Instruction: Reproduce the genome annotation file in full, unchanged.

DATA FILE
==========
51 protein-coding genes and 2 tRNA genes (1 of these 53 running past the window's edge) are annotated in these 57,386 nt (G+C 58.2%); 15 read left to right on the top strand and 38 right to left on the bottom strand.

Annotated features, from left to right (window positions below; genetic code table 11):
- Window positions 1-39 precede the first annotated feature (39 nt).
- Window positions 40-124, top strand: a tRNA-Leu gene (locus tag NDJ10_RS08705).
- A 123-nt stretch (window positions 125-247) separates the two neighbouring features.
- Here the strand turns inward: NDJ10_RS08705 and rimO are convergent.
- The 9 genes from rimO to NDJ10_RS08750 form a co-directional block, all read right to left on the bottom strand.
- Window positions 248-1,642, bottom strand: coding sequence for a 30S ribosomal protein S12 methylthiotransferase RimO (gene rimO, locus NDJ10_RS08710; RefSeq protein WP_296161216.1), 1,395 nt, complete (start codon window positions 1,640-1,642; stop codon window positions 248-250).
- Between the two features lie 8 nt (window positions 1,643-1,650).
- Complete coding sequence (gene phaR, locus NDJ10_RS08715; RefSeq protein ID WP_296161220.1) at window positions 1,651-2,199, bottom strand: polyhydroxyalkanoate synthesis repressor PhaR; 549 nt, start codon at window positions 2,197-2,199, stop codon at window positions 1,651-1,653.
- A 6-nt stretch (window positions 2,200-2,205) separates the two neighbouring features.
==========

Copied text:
51 protein-coding genes and 2 tRNA genes (1 of these 53 running past the window's edge) are annotated in these 57,386 nt (G+C 58.2%); 15 read left to right on the top strand and 38 right to left on the bottom strand.

Annotated features, from left to right (window positions below; genetic code table 11):
- Window positions 1-39 precede the first annotated feature (39 nt).
- Window positions 40-124, top strand: a tRNA-Leu gene (locus tag NDJ10_RS08705).
- A 123-nt stretch (window positions 125-247) separates the two neighbouring features.
- Here the strand turns inward: NDJ10_RS08705 and rimO are convergent.
- The 9 genes from rimO to NDJ10_RS08750 form a co-directional block, all read right to left on the bottom strand.
- Window positions 248-1,642, bottom strand: coding sequence for a 30S ribosomal protein S12 methylthiotransferase RimO (gene rimO, locus NDJ10_RS08710; RefSeq protein WP_296161216.1), 1,395 nt, complete (start codon window positions 1,640-1,642; stop codon window positions 248-250).
- Between the two features lie 8 nt (window positions 1,643-1,650).
- Complete coding sequence (gene phaR, locus NDJ10_RS08715; RefSeq protein ID WP_296161220.1) at window positions 1,651-2,199, bottom strand: polyhydroxyalkanoate synthesis repressor PhaR; 549 nt, start codon at window positions 2,197-2,199, stop codon at window positions 1,651-1,653.
- A 6-nt stretch (window positions 2,200-2,205) separates the two neighbouring features.